Due to high costs of management and competition with corporations, the small farm could soon become an American relic.
But not if FarmLink has anything to say about it. Through funding and resources, this group is connecting generations of farmers to ensure that these modest-sized plots of land don’t go by the wayside.
Currently, the age of the average farmer is 58 years old, and 19 percent of farms are operated by people around 65 years of age. Additionally, there are very few young farmers taking the place of retiring ones. In fact, only six percent of farmers are under the age of 35, and since 2007, the number of new farmers dropped by 20 percent.
Most of these numbers can be attributed to the lack of land access and money, which makes entering the business difficult.
So FarmLink decided to step in. The group has multiple chapters across the country that connect experienced farmers with young novices. These older farmers pass on knowledge and expertise and in some cases, the actual farms themselves.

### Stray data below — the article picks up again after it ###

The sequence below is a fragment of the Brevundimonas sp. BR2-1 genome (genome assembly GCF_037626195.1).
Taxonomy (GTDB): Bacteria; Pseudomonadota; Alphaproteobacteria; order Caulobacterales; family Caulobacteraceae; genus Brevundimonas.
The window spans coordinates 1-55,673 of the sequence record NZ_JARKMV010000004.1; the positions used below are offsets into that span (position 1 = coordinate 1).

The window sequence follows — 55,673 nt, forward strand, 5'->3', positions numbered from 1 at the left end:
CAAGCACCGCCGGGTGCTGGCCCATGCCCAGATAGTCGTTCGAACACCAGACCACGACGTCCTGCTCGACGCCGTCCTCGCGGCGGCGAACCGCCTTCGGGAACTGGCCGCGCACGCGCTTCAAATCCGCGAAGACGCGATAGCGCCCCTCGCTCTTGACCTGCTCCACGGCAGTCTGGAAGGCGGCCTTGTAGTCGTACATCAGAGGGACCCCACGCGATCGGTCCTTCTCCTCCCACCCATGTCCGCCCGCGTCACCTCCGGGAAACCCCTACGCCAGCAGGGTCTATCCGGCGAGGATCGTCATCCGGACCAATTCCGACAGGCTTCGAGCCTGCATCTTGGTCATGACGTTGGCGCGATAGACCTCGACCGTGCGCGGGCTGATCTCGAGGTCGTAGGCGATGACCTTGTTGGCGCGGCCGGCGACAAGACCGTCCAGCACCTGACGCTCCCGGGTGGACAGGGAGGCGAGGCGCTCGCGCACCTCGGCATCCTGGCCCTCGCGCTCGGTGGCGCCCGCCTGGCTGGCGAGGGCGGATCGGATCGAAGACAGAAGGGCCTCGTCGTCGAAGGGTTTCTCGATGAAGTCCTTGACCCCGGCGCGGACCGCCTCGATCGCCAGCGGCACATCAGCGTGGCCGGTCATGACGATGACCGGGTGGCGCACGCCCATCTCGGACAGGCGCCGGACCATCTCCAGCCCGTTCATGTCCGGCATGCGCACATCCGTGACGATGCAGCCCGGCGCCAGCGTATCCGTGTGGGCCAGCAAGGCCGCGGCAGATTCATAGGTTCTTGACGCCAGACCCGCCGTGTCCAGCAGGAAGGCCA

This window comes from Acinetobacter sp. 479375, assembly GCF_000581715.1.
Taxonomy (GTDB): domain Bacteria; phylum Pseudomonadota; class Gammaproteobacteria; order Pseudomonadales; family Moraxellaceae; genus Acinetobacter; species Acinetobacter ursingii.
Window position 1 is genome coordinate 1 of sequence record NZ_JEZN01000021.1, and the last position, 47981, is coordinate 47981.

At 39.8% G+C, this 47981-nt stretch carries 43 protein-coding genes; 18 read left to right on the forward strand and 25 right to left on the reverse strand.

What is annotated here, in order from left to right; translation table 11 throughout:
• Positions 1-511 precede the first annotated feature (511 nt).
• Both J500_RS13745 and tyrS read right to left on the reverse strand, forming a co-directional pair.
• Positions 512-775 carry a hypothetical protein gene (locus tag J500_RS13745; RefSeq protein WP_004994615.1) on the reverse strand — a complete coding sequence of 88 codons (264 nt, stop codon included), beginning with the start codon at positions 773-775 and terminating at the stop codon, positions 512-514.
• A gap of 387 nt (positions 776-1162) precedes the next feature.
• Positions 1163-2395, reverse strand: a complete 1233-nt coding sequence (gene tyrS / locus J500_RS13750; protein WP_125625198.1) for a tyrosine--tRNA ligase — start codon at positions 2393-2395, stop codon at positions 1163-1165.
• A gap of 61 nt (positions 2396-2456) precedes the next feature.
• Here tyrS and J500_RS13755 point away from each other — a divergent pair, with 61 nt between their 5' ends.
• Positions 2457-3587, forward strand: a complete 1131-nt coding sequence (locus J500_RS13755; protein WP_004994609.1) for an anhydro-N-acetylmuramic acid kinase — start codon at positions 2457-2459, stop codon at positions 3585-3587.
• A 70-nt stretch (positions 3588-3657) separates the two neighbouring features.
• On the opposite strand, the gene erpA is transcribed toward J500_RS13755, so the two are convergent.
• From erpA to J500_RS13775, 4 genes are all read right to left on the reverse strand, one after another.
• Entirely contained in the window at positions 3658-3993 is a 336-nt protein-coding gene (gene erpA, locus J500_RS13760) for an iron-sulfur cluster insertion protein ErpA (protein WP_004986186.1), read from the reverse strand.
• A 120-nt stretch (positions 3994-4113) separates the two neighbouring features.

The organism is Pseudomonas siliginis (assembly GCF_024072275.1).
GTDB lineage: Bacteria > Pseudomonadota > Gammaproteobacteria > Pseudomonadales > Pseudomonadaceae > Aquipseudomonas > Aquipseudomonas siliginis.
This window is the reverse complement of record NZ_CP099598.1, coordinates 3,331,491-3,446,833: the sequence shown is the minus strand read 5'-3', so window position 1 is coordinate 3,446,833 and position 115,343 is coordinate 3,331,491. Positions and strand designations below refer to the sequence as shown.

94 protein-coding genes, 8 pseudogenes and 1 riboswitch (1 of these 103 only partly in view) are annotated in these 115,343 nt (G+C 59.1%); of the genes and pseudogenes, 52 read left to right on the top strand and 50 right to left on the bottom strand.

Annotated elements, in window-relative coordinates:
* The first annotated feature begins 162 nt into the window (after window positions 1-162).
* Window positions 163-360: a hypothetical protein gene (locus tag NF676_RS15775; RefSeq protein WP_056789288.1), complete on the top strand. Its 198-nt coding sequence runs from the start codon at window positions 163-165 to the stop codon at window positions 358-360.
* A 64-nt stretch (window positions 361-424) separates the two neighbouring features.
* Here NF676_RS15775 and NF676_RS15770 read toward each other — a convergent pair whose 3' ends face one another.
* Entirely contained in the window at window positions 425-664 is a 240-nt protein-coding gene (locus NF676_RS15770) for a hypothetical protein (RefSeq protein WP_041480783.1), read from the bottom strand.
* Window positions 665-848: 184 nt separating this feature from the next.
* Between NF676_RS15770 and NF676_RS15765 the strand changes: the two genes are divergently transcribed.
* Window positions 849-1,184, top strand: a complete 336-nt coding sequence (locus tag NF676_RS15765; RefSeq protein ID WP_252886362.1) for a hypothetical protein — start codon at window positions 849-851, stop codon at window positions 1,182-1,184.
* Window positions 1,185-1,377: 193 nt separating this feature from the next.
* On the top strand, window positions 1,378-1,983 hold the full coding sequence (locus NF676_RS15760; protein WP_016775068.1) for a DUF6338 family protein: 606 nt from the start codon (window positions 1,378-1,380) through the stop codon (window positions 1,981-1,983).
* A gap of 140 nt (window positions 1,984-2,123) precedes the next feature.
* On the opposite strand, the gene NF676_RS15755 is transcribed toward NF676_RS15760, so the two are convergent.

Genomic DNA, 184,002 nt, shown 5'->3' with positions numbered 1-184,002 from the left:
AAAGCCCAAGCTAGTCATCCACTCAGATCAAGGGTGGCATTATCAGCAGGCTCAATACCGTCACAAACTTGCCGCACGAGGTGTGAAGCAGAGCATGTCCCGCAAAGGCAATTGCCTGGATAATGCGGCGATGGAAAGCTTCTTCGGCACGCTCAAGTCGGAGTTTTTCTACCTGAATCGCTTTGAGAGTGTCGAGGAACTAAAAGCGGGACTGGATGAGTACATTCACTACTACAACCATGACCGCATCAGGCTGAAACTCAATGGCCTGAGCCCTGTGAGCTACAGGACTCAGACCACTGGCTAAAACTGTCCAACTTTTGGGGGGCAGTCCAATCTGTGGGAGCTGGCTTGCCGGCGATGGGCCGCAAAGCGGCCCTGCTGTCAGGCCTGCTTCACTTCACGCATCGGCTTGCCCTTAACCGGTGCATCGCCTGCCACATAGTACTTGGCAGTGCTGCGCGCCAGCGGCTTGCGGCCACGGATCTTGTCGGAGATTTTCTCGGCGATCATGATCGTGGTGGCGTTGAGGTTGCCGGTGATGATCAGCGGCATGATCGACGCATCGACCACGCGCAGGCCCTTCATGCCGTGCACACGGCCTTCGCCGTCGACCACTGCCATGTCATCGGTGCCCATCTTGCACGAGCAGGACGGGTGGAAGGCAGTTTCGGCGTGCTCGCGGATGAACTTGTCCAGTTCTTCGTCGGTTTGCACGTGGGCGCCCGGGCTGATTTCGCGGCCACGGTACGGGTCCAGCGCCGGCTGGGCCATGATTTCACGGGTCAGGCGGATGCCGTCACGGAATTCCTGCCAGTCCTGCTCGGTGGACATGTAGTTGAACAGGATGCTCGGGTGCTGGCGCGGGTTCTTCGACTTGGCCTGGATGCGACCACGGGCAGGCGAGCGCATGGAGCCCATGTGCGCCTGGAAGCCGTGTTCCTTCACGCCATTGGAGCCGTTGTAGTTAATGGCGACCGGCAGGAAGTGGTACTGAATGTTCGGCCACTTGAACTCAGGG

The group’s website offers a range of practical tips and a guidebook to help owners create succession plans. Most importantly, FarmLink is helping to sprout the next generation of farmers. Carol Ptak and her husband own Blacksmith Ranch in Rochester, Wash., which they’re looking to sell because of Ptak’s husband’s medical condition.
They hadn’t had much luck until they contacted the Washington FarmLink chapter who helped put their ranch on the map. “They have provided the opportunity to get the word out about our farm to a different audience,” Ptak tells Yes! Magazine.
And the Ptaks are just one example. With so much history imbedded into these farms, it’s about time someone started preserving their future.
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